NEW YORK (Reuters) - Fear that U.S. and Japanese policymakers will scale back economic stimulus sent quivers through debt markets on Monday, while U.S. stocks gained ahead of major company earnings reports.
Bond yields climbed as investors forecast the Federal Reserve will continue raising interest rates due to stronger growth and inflation pressures despite U.S. President Donald Trump’s criticism and after a Reuters report that the Bank of Japan (BoJ) is discussing modifying its huge stimulus programme sent Japan’s 10-year bond yield JP10YT=RR soaring near six-month highs.
The report rekindled anxiety about whether monetary policymakers will continue lending support to the global economy and piled pressure on investors navigating rising protectionism.
U.S. 10-year Treasury yields US10YT=RR hit the highest in a month, trading at 2.9615 percent.
“It’s all that concern investors have about the move from global quantitative easing to global quantitative tightening,” said Rory McPherson, Psigma Investment Management Ltd’s head of investment strategy.
“That fear gets stoked when you have reports such as this.”
Sage Advisory Services Ltd President Bob Smith said there is no “800-pound gorilla” willing to absorb rising bond inventories. Several U.S. bond auctions are scheduled this week.
“You’re sitting right in the dead of summer,” he said.
“I don’t think the superheroes are on the (trading) desks right now. They’re probably on the beach.”
(Graphic: Japanese bond yields jump to 6-month high - reut.rs/2LgVPjJ)
The dollar index .DXY rose 0.19 percent off two-week lows it hit after Trump criticized Fed rate hikes and accused the European Union and China of manipulating their currencies.
Beijing said it does not intend to devalue the yuan to help exports.
“We see the latest news on trade policy as pointing to continued high risk of escalation between the U.S. and China, and a renewed focus of the Trump Administration on currency matters,” Goldman Sachs analysts said.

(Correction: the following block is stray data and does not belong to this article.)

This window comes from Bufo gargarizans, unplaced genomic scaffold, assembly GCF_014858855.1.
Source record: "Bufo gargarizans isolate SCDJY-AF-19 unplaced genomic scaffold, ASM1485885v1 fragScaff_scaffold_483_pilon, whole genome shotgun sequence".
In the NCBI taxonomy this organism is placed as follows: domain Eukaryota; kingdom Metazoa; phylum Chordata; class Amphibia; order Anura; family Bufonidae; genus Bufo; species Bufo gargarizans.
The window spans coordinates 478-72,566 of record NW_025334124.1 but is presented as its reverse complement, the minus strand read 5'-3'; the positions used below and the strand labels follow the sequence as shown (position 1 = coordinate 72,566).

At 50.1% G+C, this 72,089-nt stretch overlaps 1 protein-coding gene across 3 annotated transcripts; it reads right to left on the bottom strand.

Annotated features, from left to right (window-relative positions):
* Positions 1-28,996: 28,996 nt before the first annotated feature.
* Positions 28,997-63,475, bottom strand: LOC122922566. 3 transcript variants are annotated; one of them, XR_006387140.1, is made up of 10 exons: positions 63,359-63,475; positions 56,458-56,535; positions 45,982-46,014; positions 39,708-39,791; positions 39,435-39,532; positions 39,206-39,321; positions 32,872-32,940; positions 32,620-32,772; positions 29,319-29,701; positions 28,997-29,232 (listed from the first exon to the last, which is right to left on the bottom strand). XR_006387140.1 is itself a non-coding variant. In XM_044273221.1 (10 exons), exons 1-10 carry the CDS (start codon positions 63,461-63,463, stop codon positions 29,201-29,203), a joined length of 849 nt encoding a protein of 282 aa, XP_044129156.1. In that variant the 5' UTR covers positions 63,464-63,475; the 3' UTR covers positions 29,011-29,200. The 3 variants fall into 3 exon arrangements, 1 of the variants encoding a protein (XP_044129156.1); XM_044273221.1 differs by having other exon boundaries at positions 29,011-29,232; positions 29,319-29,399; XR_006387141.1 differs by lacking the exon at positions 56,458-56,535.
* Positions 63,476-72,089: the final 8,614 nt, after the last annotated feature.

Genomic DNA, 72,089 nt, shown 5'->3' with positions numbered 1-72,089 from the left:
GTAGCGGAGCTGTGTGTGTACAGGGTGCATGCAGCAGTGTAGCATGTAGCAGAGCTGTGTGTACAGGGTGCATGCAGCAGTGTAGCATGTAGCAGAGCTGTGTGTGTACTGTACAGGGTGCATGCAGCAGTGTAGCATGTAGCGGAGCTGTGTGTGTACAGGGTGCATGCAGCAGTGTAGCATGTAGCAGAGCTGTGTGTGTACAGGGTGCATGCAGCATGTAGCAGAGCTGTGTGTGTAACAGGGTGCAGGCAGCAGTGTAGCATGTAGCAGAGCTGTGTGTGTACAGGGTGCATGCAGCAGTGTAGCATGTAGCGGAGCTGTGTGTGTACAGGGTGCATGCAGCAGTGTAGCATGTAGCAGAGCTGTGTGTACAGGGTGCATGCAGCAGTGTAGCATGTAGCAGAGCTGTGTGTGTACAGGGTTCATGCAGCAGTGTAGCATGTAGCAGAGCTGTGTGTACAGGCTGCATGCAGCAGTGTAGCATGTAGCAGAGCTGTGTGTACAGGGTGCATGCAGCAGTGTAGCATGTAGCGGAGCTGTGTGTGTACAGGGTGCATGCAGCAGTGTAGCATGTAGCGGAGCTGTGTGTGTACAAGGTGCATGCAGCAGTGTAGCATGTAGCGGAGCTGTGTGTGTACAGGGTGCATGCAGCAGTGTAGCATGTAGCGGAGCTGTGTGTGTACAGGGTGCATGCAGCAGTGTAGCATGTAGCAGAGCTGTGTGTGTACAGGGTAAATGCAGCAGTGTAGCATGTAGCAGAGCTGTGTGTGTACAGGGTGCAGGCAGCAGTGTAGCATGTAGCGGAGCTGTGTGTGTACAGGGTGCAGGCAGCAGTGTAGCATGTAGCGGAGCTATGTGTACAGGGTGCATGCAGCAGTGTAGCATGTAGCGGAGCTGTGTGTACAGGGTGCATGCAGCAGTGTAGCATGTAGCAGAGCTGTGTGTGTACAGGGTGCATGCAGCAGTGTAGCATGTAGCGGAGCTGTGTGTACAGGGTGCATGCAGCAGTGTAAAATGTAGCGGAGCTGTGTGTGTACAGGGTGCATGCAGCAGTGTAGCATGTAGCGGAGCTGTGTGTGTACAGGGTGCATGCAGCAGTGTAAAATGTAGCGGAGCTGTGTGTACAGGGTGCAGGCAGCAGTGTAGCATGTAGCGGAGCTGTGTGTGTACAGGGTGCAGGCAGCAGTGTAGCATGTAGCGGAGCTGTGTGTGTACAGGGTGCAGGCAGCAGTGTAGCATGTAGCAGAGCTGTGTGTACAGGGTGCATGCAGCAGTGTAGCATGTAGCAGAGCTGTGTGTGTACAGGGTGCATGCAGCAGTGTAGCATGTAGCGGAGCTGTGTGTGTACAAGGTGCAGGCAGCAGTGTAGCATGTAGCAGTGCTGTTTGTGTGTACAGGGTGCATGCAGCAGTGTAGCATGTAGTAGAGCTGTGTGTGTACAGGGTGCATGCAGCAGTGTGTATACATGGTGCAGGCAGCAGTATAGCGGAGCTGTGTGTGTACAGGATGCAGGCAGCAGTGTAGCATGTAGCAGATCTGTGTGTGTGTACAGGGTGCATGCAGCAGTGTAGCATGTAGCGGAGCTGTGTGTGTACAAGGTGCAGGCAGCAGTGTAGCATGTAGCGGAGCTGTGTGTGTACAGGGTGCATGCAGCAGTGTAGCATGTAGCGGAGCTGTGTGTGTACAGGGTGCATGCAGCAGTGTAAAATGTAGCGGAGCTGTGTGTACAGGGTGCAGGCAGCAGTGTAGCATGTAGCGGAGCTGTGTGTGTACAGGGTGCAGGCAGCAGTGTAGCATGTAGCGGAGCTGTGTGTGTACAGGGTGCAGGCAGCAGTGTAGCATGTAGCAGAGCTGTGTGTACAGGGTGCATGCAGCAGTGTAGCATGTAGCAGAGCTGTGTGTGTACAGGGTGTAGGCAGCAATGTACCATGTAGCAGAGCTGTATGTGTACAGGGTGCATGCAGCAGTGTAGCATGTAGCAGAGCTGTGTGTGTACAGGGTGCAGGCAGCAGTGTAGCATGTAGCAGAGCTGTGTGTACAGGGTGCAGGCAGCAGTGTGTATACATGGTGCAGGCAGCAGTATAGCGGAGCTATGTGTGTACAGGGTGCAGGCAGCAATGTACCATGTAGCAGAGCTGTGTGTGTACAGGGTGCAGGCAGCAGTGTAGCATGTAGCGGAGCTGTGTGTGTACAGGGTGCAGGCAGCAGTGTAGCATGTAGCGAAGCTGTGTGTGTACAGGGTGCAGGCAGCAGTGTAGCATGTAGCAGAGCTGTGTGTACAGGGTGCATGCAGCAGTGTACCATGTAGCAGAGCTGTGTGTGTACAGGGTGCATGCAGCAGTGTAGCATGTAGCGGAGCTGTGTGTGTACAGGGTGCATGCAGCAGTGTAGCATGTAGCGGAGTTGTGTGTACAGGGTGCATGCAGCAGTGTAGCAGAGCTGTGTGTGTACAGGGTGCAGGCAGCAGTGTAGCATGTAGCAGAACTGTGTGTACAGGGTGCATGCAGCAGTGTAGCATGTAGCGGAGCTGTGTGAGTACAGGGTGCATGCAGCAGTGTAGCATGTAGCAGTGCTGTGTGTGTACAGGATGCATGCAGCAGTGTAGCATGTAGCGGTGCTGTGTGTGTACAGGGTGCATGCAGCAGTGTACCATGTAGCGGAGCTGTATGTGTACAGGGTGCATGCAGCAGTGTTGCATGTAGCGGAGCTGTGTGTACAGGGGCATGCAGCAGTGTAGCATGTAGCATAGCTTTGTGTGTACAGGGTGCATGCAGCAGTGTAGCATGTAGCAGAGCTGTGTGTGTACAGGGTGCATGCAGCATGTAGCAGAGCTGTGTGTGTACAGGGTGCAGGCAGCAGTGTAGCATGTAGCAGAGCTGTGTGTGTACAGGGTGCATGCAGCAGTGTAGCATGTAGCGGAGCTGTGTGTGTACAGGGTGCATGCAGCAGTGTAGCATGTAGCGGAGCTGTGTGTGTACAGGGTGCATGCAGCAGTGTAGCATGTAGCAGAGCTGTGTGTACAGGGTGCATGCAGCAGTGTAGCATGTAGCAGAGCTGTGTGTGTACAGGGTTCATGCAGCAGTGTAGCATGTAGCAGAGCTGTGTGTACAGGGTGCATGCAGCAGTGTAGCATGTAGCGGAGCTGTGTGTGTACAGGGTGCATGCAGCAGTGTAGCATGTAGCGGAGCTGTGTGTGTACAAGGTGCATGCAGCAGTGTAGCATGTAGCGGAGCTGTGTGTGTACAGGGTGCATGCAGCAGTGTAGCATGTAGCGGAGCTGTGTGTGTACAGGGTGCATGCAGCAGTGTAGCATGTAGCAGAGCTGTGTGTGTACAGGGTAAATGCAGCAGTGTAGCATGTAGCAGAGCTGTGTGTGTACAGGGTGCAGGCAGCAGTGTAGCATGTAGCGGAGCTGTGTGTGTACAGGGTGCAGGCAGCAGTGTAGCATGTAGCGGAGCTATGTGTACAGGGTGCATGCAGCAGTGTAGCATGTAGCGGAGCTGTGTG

Trump’s warnings last week about excessive rate hikes also widened the gap between short- and long-term Treasury yields. That yield curve “steepening” accelerated on Monday, with yields on 30-year Treasuries 0.46 percentage point higher than their 2-year counterparts, the biggest gap in nearly a month. US2US30=TWEB
Fed policy drives short-end Treasury yields, while inflation and growth expectations move longer-term yields. The gap has been shrinking this year, which some investors view as a cue for recession.
Trump’s threats to slap duties on all $500 billion of U.S. imports from China triggered selloffs across global stock markets.
Yet the S&P 500 managed gains ahead of potentially blockbuster earnings.
Financials welcome steep yield curves because they borrow at short-term rates and lend over longer periods, profiting on the difference.
MSCI’s gauge of stocks globally .MIWD00000PUS shed 0.01 percent, with equities broadly lower across Europe, Japan and emerging markets.
The Dow Jones Industrial Average .DJI fell 13.83 points, or 0.06 percent, to 25,044.29, the S&P 500 .SPX gained 5.15 points, or 0.18 percent, to 2,806.98 and the Nasdaq Composite .IXIC added 21.68 points, or 0.28 percent, to 7,841.87.
Investors are bracing for a packed earnings week, including Facebook Inc’s (FB.O) results, and a meeting on tariffs between European Commission President Jean-Claude Juncker and Trump.
Oil prices fell after earlier gains. Saudi Arabia and other producers could raise production before a November deadline for countries to comply with U.S. sanctions on Iranian crude sales, traders said.
U.S. crude CLcv1 settled down 0.54 percent at $67.89 per barrel and Brent LCOcv1 ticked down 0.01 percent to $73.06.
Both copper and gold neared one-year lows. Copper CMCU3 - among the most sensitive to trade tensions - lost 0.32 percent, trading at $6,128.00 a tonne.
Spot gold XAU= dropped 0.6 percent to $1,224.31 an ounce. A strong greenback makes the metal, which is priced in dollars, more expensive to international buyers.
Reporting by Trevor Hunnicutt; Additional reporting by Jessica Resnick-Ault, Helen Reid and Dhara Ranasinghe; Editing by Nick Zieminski